top of page

Keepsakes Bridge the Generation Gap

Crochet Is a Favorite Keepsake
Crochet Is a Favorite Keepsake

How can exploring one's roots help bridge the gap between generations and create a stronger sense of continuity within a family?

Bridging the gap? How interesting an idea. Here are a couple of ways to explore your roots.

1) Reviewing pictures

We recently had the opportunity to review a great many scrapbooks that we inherited from several generations. Sadly, we could not identify many of the people in the older books. That was mostly due to the fact that we had never personally known those people, or we were so young when we did meet them that the memory is long past. When you are five years old nobody says, “Remember me; there will be a quiz.”

We had a good time asking all the relatives still alive if they had any more details. That worked well in some cases but not in others. We kept the oldest that we had knowledge of digitally and carefully labeled them for future reference.

The important part was that we told the stories that went with the pictures. Those stories drew us closer to one another now and “introduced” this generation to that one.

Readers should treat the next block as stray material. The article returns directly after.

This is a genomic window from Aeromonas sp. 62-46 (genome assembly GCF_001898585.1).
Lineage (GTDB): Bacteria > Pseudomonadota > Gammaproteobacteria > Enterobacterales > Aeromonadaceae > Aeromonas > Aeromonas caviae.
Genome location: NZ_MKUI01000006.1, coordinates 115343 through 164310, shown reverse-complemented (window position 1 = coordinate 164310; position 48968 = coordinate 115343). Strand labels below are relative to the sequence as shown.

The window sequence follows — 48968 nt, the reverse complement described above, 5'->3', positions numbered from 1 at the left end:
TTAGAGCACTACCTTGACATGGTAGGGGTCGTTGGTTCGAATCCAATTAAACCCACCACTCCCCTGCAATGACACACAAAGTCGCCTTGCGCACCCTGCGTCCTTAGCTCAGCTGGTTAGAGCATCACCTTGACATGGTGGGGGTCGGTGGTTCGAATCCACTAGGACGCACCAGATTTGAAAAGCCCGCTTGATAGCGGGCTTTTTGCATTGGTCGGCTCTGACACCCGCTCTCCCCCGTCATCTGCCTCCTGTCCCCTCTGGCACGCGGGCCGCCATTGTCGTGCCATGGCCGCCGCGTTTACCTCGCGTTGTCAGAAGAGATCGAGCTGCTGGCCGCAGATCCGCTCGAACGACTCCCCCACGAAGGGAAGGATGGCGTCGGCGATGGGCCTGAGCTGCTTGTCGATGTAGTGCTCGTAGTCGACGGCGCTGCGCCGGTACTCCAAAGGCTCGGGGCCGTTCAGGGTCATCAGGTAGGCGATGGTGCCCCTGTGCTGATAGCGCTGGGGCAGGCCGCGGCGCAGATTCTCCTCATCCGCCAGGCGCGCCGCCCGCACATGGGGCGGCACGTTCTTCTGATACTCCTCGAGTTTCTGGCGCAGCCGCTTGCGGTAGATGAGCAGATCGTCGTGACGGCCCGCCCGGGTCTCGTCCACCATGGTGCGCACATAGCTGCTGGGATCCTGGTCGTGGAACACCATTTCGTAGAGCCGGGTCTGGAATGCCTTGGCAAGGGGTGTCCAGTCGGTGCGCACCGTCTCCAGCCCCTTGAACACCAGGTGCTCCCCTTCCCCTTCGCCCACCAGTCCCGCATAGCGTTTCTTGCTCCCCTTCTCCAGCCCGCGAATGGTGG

Here’s a thought. What if we dug out those old books at holiday time and people had the opportunity to ask questions and hear stories? The old pictures would come alive even if we had to look at them on our phone or computer.

2) Reviewing the memorabilia

Because we were downsizing, we needed to go through a large accumulation of knick-knacks and keepsakes we had inherited from previous generations. No way would we have room to take all those things with us when we moved. So we took pictures:

My wife’s grandmother or great-grandmother made this doily. It reminds me of my grandmother, and pulling it out for special occasions gives us a good excuse to talk about our grandparents and our lives growing up with them. I can see my grandmother sitting at the dining room table sewing on a cold winter’s day.

Matt Paxton summarizes the idea about story very clearly with his book title, Keep the Memories, Lose the Stuff. He points out that we don’t often keep these things because of their intrinsic value to us but because they are reminders of the people in our lives who valued these items. My grandmother made this doily and hundreds like it. Always busy was my grandmother—her hands went from one project that took care of her family to the next.

Yes, we have pictures of Gramma’s doilies. We even have some of the doilies that come out on special occasions. And we tell the stories of who she was and what she meant to us.

What artifacts do you have lying around or hidden away because you want to hang onto a memory. When you come across them, take some time right then to take a photo. Put it in an email and send the story that goes with it to some friends or family. Get a scrapbook or create an electronic book; put the picture, the story, and the comments you get back into the new book. Do another next week. Before you know it, you will have a keepsake that can be pulled out on occasion to bring back the memories.

Ed Zinkiewicz

Your Aging-in-Life Strategist


bottom of page